When Is Strict Liability Relevant In Personal Injury Cases?
Strict liability is a legal concept that means negligence does not have to be proven to hold a manufacturer or retailer liable for injuries suffered. Personal injury claims based upon injuries caused by defective products often rely on this legal concept. In New Jersey, plaintiffs in auto product liability cases may claim that a defective automotive part caused their injuries, and therefore, strict liability should apply.
The legal concept developed because it became difficult to prove that the manufacturer of a product was negligent during production. Strict liability also applies to retailers who failed to ensure that a product was safe. There are, however, certain legal requirements that must be observed.
Under strict liability, the injured party does not have to prove that the defendant was at fault. However, the specific product that caused the injuries must have a defect that can be described as unreasonably dangerous. In order for strict liability to apply, the plaintiff must have used the defective product as it was intended to be used. Furthermore, the product must not not have been altered in any significant way.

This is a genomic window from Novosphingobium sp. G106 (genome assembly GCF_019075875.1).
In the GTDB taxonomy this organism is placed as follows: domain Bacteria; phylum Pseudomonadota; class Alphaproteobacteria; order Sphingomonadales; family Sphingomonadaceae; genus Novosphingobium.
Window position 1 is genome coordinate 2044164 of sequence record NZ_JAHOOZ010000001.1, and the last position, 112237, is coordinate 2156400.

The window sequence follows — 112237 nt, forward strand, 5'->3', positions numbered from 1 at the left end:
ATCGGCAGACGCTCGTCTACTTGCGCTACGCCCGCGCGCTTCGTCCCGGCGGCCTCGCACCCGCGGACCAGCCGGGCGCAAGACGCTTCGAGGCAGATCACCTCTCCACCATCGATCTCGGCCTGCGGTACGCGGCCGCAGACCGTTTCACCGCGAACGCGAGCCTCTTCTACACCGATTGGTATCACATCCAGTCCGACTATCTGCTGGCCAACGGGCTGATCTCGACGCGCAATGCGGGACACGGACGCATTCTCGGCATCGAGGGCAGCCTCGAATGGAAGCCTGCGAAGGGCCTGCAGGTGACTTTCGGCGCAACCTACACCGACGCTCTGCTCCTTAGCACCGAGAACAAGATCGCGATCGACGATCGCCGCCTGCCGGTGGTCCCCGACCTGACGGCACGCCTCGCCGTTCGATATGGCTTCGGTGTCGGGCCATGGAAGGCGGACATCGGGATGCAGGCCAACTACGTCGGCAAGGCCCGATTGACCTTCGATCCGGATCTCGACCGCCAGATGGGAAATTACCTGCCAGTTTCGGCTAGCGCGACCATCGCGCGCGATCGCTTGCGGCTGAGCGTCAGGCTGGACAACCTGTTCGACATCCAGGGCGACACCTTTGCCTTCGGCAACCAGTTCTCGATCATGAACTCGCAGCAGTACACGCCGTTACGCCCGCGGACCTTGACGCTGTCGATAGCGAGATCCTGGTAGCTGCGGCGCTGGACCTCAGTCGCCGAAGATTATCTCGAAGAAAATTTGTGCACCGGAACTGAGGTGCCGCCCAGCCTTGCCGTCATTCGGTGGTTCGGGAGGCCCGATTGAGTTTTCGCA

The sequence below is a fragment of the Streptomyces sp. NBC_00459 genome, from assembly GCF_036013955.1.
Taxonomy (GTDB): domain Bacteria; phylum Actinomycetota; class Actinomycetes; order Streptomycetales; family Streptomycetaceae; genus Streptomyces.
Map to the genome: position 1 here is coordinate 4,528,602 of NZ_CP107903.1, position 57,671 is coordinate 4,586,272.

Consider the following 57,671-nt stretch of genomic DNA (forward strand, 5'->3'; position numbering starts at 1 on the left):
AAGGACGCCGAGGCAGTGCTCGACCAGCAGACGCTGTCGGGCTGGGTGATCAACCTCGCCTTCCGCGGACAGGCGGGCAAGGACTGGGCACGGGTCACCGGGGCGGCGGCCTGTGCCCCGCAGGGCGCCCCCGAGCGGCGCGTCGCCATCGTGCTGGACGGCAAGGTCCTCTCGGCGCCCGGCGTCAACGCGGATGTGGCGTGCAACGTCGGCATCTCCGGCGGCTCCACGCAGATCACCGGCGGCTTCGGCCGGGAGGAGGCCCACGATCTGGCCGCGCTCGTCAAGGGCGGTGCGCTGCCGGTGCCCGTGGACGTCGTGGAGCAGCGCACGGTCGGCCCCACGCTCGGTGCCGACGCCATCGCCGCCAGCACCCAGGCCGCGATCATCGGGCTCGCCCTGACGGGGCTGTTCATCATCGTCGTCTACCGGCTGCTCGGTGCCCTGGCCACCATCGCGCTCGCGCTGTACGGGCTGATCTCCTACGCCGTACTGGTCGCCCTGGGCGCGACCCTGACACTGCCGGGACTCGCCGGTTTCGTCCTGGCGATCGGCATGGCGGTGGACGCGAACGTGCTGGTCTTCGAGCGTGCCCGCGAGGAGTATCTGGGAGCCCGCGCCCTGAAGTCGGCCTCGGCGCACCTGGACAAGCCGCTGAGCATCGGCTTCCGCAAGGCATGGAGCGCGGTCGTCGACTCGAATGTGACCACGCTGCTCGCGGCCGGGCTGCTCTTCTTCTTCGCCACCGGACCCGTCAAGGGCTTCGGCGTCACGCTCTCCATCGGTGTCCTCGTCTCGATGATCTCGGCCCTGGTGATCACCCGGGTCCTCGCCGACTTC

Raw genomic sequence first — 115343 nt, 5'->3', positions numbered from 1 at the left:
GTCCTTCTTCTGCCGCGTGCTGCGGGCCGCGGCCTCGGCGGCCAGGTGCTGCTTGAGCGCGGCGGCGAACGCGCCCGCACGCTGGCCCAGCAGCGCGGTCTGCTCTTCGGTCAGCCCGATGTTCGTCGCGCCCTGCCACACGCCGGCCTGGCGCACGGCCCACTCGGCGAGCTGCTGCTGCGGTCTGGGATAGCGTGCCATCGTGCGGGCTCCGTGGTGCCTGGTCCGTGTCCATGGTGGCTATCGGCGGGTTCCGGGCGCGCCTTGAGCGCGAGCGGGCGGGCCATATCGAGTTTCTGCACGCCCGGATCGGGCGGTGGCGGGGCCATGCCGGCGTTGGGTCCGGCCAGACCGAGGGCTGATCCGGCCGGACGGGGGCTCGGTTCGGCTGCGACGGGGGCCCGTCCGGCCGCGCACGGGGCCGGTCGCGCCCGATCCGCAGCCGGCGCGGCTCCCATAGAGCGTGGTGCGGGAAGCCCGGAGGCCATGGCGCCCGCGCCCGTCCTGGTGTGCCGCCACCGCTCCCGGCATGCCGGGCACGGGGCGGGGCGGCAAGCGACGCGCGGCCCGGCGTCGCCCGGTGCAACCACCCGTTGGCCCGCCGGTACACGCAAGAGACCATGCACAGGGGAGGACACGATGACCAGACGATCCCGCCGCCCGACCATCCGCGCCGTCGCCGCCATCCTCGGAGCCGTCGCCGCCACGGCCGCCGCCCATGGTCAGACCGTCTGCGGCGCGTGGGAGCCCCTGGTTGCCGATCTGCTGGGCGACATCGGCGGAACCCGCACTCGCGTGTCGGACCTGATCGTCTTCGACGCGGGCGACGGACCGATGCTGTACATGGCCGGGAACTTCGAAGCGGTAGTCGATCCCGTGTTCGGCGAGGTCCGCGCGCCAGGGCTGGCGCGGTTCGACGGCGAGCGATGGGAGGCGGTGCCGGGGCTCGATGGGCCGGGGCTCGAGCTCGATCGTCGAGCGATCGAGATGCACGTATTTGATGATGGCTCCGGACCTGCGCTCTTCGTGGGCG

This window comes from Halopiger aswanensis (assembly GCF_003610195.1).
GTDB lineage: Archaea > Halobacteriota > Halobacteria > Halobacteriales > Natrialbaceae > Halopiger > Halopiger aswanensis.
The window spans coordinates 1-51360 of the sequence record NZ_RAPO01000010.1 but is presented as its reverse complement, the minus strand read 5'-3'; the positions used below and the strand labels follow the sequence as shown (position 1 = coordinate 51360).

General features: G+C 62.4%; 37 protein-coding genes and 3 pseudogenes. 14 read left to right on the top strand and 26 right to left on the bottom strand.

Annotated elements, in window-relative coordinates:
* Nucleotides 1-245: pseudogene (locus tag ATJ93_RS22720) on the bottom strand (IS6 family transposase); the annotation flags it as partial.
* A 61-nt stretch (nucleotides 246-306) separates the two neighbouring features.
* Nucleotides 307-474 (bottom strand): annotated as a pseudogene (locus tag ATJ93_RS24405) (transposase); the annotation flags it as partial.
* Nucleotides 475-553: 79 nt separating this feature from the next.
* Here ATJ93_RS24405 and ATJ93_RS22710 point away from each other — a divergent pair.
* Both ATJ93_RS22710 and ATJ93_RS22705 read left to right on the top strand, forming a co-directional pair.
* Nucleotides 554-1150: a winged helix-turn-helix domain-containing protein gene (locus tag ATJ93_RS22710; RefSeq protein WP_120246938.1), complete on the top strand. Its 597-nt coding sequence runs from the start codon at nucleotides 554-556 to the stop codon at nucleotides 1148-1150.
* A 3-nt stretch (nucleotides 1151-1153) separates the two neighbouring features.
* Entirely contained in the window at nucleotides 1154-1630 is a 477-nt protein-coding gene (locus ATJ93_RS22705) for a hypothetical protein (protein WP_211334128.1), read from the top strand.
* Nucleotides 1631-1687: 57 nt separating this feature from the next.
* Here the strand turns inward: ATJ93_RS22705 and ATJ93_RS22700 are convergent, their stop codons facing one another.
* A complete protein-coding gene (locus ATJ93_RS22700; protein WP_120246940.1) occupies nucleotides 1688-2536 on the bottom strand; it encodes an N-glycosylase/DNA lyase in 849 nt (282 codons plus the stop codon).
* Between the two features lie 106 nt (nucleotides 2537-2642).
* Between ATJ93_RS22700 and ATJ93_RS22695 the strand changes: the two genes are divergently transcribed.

A personal injury claim against a car manufacturer and/or other parties responsible for the care and maintenance of a motor vehicle may be appropriate when injuries suffered in an accident are attributable to a vehicle malfunction. Should it be documented that the accident was caused due to a defect in the product, these New Jersey victims may choose to file an auto product liability claim against the parties deemed responsible. In such cases, plaintiff’s counsel will determine if strict liability is relevant to the claims alleged.
Source: Findlaw, “What Is Strict Liability? How Does It Affect Injury Lawsuits?“, Daniel Taylor, Feb. 11, 2015